Wednesday, April 20, 2016

What is the future of Recognition Technology?

For us techies, it may be surprising to hear that most people are not aware of the term "recognition technology."  Although our society comes in contact with facial, voice, pattern and scan recognition technologies on a daily basis, most of us are not familiar with this term.   According to Nitin Anand, CEO and Founder of Oyokey, "recognition technology is any device-application capable of identifying or recognizing patterns; within text, voice, images, gesture, etc.  It is a sensory technology which picks up information patterns that are then used for further process, render information, and more."

When we use technologies like Siri, S-Voice, or Google Voice to search up directions to a place or find the nearest restaurant, we are engaging with recognition technology.  Furthermore, when we go to the grocery store and use the barcode to scan our food items we engage with recognition technology. The latest breakthrough of this technology are devices such as Samsung Watch and Google Glass.  These devices utilize a variety of recognition form factors - 2D barcodes, QR codes, and image and voice recognition. One of the challenges with Voice is the lack of accuracy that is demanded when working with an addressing mechanism like URLs. It is almost impossible to voice a URL, so voice based system are devoid of simple Web navigation and accurate information addressing. Due to this we see only limited contextual or location based applications being develop on voice platforms.

QR codes (a square shaped 2D barcodes) are prevalent almost anywhere we go: food items at the grocery store, billboards, magazines, flyers, restaurant menus, and even when boarding a plane.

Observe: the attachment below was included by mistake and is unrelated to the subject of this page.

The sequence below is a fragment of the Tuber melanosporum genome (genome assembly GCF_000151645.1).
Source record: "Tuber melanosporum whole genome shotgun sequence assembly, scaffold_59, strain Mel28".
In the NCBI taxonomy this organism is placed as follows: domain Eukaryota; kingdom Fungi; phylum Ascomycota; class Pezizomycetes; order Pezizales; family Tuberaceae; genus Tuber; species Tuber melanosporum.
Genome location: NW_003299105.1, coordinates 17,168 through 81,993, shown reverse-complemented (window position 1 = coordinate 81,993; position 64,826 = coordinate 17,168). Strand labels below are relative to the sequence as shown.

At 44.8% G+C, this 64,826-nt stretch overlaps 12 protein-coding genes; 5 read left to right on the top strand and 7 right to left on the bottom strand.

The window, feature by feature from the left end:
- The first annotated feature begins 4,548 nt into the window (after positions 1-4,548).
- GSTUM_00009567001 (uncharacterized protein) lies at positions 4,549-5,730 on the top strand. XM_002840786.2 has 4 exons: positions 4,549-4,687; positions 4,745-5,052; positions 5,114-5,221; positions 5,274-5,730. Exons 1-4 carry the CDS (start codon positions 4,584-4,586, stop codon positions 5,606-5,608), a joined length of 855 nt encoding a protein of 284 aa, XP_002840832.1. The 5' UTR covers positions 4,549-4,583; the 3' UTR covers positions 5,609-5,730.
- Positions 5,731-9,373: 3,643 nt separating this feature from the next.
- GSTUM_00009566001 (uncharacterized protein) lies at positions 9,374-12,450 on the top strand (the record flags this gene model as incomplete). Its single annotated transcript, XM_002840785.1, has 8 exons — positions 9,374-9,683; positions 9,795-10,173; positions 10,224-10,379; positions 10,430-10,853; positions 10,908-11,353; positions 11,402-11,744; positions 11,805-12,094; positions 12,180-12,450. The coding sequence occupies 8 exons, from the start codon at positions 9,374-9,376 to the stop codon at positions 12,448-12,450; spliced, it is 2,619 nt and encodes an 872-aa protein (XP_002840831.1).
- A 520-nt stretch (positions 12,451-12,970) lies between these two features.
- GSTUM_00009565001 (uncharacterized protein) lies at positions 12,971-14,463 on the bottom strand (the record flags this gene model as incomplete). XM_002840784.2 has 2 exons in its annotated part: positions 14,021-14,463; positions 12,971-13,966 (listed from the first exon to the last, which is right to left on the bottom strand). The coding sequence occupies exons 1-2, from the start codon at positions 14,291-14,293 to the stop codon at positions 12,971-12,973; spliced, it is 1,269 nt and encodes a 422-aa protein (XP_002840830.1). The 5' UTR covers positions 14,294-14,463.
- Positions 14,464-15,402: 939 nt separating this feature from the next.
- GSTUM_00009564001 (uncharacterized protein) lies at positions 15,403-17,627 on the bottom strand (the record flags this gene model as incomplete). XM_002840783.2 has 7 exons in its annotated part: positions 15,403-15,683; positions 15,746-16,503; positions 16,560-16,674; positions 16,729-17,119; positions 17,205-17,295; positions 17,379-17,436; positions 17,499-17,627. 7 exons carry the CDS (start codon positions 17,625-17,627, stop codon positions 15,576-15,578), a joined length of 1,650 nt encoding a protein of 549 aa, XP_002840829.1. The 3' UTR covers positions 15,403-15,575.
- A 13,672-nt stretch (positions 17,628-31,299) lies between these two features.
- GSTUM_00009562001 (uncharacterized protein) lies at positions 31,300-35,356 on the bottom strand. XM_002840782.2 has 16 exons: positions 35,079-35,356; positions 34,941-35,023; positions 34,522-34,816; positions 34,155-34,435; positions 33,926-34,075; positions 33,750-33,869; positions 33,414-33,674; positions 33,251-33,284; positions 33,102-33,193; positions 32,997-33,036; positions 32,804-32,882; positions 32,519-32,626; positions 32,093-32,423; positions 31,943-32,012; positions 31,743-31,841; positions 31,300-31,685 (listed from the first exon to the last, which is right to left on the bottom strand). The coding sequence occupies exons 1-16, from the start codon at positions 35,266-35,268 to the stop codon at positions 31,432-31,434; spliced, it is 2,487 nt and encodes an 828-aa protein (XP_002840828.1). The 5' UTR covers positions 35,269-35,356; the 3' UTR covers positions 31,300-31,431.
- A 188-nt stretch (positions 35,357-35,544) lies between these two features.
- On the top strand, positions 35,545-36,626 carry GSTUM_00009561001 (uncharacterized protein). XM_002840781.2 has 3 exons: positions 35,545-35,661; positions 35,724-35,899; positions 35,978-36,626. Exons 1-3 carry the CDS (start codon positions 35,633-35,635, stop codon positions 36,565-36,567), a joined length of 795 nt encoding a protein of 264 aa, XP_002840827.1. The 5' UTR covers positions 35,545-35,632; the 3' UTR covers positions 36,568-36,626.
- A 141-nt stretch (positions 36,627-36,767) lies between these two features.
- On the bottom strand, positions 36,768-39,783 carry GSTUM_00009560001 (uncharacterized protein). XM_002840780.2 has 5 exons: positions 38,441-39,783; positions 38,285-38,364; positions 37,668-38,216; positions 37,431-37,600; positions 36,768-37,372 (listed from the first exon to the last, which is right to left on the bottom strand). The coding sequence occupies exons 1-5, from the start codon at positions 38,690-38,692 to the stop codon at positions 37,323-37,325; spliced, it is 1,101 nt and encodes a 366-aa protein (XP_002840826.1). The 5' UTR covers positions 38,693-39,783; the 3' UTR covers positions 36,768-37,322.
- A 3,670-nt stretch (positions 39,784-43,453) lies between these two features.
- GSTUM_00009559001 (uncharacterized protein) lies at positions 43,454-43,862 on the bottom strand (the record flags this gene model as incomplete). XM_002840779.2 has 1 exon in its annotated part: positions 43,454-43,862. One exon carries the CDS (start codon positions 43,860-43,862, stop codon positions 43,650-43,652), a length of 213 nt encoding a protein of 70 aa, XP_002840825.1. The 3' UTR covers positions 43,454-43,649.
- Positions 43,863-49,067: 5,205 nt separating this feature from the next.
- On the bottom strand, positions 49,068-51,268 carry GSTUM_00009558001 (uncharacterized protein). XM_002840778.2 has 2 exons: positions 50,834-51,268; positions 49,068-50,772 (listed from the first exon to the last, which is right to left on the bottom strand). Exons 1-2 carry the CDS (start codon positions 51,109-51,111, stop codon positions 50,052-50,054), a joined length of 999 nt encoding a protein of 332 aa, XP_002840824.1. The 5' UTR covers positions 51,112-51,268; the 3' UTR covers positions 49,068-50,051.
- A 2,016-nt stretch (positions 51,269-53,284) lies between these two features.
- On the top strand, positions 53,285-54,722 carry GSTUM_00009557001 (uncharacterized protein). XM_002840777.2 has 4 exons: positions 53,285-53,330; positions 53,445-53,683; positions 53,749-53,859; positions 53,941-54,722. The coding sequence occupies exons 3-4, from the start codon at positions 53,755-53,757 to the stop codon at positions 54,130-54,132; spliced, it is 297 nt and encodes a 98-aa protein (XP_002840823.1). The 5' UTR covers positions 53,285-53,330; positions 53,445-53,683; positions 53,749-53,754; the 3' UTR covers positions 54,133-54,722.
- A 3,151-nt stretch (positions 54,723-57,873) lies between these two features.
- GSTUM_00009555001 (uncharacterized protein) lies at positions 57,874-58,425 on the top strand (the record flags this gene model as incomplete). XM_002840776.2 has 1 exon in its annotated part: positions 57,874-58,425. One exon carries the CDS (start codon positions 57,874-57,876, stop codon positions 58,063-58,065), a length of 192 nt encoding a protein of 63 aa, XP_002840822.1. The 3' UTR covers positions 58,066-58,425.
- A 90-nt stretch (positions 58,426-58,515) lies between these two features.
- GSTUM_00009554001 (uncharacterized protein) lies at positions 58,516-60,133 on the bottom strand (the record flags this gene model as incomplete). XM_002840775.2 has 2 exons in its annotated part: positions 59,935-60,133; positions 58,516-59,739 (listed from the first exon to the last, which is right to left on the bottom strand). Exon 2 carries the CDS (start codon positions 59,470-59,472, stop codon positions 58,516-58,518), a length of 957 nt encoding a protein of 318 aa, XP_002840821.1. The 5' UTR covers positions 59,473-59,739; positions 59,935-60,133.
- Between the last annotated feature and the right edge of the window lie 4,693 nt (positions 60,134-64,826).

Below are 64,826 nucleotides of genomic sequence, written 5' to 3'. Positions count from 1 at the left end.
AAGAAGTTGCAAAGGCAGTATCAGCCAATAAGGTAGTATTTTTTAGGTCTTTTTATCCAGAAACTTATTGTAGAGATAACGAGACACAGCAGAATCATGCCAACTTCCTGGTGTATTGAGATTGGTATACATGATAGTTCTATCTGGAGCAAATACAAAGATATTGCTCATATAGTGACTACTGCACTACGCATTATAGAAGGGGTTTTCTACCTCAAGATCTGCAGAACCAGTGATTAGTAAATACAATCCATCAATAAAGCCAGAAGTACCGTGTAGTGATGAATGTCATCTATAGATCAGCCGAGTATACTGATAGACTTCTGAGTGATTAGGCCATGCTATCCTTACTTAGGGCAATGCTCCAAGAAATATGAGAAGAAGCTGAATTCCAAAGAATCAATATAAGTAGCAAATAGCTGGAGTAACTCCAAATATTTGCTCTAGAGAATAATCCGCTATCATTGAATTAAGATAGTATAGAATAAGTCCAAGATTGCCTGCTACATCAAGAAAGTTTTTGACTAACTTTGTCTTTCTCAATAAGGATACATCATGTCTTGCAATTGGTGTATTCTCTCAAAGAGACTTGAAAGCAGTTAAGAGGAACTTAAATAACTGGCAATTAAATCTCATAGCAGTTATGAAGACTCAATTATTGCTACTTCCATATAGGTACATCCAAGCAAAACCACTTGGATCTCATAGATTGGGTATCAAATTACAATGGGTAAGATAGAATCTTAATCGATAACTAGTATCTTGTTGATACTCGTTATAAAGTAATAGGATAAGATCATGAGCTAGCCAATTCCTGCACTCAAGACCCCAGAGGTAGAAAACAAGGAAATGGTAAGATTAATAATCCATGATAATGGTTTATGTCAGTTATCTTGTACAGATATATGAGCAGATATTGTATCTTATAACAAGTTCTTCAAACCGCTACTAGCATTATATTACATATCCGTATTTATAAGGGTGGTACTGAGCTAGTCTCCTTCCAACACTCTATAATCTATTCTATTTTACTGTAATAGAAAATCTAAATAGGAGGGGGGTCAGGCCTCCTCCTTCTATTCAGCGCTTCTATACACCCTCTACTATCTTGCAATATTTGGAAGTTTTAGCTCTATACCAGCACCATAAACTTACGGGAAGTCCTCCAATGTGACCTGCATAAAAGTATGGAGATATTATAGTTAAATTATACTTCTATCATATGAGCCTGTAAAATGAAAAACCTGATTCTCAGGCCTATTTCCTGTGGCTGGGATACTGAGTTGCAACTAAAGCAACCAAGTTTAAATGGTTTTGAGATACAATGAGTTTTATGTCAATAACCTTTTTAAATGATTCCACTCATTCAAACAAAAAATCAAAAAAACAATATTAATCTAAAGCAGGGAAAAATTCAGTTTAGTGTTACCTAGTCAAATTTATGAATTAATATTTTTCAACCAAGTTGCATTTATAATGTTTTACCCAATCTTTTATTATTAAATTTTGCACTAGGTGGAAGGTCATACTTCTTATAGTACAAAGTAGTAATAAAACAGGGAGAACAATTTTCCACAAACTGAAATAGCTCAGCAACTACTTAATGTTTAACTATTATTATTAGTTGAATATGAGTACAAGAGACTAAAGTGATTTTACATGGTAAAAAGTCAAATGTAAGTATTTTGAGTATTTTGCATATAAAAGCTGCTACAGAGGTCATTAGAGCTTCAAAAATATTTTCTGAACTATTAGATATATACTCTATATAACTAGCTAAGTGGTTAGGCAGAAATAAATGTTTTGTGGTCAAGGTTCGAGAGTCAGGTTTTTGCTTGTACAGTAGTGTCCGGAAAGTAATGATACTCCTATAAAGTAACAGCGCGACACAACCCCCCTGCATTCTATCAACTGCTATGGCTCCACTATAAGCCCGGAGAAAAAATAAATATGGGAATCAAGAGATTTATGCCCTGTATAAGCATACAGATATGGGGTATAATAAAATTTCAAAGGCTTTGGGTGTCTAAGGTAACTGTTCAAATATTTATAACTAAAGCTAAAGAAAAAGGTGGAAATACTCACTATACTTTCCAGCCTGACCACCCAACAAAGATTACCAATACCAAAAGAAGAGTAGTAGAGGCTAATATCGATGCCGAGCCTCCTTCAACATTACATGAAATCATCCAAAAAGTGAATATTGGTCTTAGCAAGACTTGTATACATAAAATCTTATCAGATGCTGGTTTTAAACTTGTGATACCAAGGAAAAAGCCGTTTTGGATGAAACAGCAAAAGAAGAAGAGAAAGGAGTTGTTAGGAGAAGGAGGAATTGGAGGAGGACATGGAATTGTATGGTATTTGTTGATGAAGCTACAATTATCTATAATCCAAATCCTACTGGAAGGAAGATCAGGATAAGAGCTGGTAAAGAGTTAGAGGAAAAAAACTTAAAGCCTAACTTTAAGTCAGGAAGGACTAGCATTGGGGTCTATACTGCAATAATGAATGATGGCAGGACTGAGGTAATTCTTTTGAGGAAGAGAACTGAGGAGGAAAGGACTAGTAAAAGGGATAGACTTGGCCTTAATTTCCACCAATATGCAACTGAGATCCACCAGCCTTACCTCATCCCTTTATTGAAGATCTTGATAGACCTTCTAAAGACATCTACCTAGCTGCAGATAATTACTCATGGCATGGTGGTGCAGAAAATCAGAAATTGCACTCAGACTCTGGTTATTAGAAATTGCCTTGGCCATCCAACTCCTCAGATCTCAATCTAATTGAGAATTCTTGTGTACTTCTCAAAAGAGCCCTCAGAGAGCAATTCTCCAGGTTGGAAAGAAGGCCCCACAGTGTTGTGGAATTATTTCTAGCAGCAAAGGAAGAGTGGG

Although they're seen everywhere, how useful are they really? After all, you can't open an App on your smartphone and take the time to scan a barcode every single time you want to. According to a recent survey, 42% of U.S. smartphone owners have used a 2D barcode, which is considerably low with the technology's high prevalence.  So what sets back this new recognition technology from being widely used and appreciated?  Since 2D Barcodes mainly serve to provide consumers with information, promotions, coupons, or any other incentivized news, consumers should have the freedom to access this information in the most convenient way possible.

Early adapters of technology proved, with the use of 2D Barcodes, the need for an alternate system of addressing, especially in the mobile sphere.  What is needed now is a "people friendly" system to make mobile addressing technology ubiquitous.

At Oyokey, we believe in giving end users the power to access information the way they naturally do things – using voice, type or touch. Addressing has to evolve and continue to develop, now taking into account recognition technology factors that come into play. At Oyokey we are researching and developing the future of addressing, accessing and recognition technology as it applies to Mobile devices, Emerging devices and Voice-based platforms.